Here's another round-up of things I've enjoyed eating in recent weeks.
Quiche, Blacker Hall Farm Shop, Wakefield
For reasons I won't go into here I'm not the biggest fan of Blacker Hall Farm Shop, but I do like their baked goods. I'm particularly partial to a fat slice of their quiche lorraine. Quiche lorraine is a bit of a misnomer really. As far as I know the classic version of this dish is made from white shortcrust pastry, with a wobbly, eggy filling and not even any cheese. The Blacker Hall version is made from wholemeal shortcrust pastry, with a filling that seems to be about 80% cheese to 20% egg, studded with fat, salty chunks of bacon. More of a cheese and bacon tart, it's savoury heaven. Whatever you want to call it, it makes a cracking good lunch washed down with a bottle of Fentiman's ginger beer.
Liquorice ice-cream, Yummy Yorkshire
After your quiche, how about an ice-cream for afters? I'd heard about this stuff, and wasn't convinced that liquorice was a good idea for an ice-cream flavour. I was wrong, it was very nice. It wasn't the best textured ice-cream I've eaten, being a little grainy, but the flavour worked really well. The prominent taste was of sweet, dark caramel with just a subtle hint of the herbal, aniseedy notes of liquorice.
I bought mine at the Yorkshire Sculpture Park.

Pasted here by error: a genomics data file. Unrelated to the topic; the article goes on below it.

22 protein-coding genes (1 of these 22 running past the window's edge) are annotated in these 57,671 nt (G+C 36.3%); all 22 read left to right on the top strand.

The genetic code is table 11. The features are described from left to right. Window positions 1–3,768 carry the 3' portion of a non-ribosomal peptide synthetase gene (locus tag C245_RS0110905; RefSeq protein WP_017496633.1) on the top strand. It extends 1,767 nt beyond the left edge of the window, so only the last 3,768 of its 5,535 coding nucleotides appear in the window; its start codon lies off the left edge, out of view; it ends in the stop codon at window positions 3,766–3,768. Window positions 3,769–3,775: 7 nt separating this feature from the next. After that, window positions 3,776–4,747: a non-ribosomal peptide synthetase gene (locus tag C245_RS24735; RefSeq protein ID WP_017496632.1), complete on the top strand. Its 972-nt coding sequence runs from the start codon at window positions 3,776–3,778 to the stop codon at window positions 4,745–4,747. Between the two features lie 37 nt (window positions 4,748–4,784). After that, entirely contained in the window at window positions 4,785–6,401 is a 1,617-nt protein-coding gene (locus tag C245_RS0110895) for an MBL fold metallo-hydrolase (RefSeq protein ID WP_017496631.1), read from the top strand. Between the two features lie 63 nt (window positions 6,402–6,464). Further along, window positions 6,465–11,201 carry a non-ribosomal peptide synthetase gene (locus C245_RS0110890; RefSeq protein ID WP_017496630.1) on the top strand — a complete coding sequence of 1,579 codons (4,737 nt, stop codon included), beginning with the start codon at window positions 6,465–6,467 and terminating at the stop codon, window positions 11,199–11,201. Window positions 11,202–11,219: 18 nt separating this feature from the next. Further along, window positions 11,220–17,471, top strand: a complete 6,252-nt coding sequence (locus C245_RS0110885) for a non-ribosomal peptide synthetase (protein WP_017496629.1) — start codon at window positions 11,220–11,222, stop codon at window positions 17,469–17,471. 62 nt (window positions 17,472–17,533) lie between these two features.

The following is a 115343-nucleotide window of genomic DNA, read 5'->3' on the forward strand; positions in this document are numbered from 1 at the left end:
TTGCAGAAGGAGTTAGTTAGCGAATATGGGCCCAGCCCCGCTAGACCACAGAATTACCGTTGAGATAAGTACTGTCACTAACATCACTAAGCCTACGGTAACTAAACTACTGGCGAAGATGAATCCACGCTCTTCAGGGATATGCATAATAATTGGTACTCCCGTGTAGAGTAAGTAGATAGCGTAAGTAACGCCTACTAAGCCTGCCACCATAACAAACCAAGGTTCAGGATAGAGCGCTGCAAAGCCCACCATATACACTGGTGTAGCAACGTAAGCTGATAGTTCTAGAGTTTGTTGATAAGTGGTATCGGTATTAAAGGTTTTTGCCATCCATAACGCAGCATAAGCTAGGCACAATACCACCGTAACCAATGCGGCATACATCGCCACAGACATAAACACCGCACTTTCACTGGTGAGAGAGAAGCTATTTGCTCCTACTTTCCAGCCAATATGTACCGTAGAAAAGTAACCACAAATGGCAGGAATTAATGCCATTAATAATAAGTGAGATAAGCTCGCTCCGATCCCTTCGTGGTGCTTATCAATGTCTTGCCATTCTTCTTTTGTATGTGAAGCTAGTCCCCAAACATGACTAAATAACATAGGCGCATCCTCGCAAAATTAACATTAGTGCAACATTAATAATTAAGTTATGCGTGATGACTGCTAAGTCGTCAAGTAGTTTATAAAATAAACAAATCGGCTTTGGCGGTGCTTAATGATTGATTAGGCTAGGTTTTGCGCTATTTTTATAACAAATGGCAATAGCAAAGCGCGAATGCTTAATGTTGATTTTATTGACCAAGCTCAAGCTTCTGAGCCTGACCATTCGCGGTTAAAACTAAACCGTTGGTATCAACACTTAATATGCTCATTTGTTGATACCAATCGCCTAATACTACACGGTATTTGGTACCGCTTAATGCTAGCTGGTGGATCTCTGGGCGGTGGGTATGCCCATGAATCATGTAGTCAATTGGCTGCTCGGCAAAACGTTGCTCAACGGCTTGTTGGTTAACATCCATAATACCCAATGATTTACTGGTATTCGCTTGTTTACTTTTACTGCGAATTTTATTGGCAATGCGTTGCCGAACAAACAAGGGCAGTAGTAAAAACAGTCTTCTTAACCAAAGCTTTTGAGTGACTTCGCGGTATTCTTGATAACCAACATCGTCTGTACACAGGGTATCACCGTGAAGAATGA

Yorkshire chorizo, Paganum
Another product I've been meaning to try for a while. Chorizo made in the Yorkshire Dales, from Yorkshire pork.
I have a love-hate relationship with chorizo. Most of the time I love the stuff, but the quality of the pork is really important. At the top end of the scale, chorizo made from acorn fed iberico pigs is absolutely delicious. The deeply flavoured flesh and silken, creamy fat makes it very, very moreish. In a sausage with such a high fat content, I think it's actually the quality of this fat that's key.
At the bottom end of the scale, I actually find some cheap chorizo's quite offputting. Rather than silken and creamy, the fat is sickly and metallic tasting. It really does make all the difference. A prime example of the crap stuff is Tesco's cooking chorizo. I had it for breakfast and over half was left on the plate untouched.
I was really hoping that the Yorkshire chorizo would be in the moreish camp, and it was. Not quite up there with the finest Spain has to offer, but pretty damn good. I had it for breakfast with eggs, tomatoes and sourdough toast (pictured above). The plateful was wolfed down in no time.
I bought mine from the Paninoteca deli stall in Leeds Market.
Everything made by Tunnock's
Everything made by Tunnock's is delicious. This is a statement of fact. My favourite is the classic caramel wafer.
If you think they are low grade obesity fodder for pasty-faced Scotsmen who probably deep fry them, then think again. Firstly that's insulting to Scotsmen, and secondly the chocolate encasing the wafer contains 25% cocoa solids. That's 5% more than you'll find in Dairy Milk. And the website has a French version. They're obviously sending us macarons at two quid each, and we're sending them Tunnock's teacakes at six for two quid. They win.
Give me a raspberry over a strawberry every time. The perfect summer berry as far as I'm concerned. Nothing compares to the dense, sweet perfumed fragrance of raspberries. If you think I'm talking nonsense, buy a punnet then leave it somewhere warm for an hour, then inhale. Wonderful. I like to eat them unsweetened with thick cream or vanilla ice cream, or scattered on top of thick yoghurt and muesli for breakfast.